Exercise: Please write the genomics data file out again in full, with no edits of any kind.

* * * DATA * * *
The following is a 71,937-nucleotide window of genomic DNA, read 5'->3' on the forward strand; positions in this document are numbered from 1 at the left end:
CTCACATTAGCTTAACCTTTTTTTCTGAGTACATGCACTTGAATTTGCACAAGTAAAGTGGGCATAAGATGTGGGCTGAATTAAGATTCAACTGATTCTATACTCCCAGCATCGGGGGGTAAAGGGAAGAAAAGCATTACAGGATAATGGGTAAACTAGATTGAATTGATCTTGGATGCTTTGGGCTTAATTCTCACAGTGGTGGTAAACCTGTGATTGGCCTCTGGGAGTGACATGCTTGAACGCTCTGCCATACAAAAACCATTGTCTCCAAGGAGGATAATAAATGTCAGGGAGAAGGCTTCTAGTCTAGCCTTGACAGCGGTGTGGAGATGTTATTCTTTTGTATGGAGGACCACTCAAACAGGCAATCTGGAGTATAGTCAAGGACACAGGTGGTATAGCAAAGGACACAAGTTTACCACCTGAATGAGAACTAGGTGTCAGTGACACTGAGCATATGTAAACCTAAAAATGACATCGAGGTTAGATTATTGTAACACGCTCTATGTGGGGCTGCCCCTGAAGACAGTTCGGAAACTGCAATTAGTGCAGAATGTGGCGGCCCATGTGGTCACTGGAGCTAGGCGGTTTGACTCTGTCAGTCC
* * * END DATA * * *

The following is a 71,937-nucleotide window of genomic DNA, read 5'->3' on the forward strand; positions in this document are numbered from 1 at the left end:
CTCACATTAGCTTAACCTTTTTTTCTGAGTACATGCACTTGAATTTGCACAAGTAAAGTGGGCATAAGATGTGGGCTGAATTAAGATTCAACTGATTCTATACTCCCAGCATCGGGGGGTAAAGGGAAGAAAAGCATTACAGGATAATGGGTAAACTAGATTGAATTGATCTTGGATGCTTTGGGCTTAATTCTCACAGTGGTGGTAAACCTGTGATTGGCCTCTGGGAGTGACATGCTTGAACGCTCTGCCATACAAAAACCATTGTCTCCAAGGAGGATAATAAATGTCAGGGAGAAGGCTTCTAGTCTAGCCTTGACAGCGGTGTGGAGATGTTATTCTTTTGTATGGAGGACCACTCAAACAGGCAATCTGGAGTATAGTCAAGGACACAGGTGGTATAGCAAAGGACACAAGTTTACCACCTGAATGAGAACTAGGTGTCAGTGACACTGAGCATATGTAAACCTAAAAATGACATCGAGGTTAGATTATTGTAACACGCTCTATGTGGGGCTGCCCCTGAAGACAGTTCGGAAACTGCAATTAGTGCAGAATGTGGCGGCCCATGTGGTCACTGGAGCTAGGCGGTTTGACTCTGTCAGTCC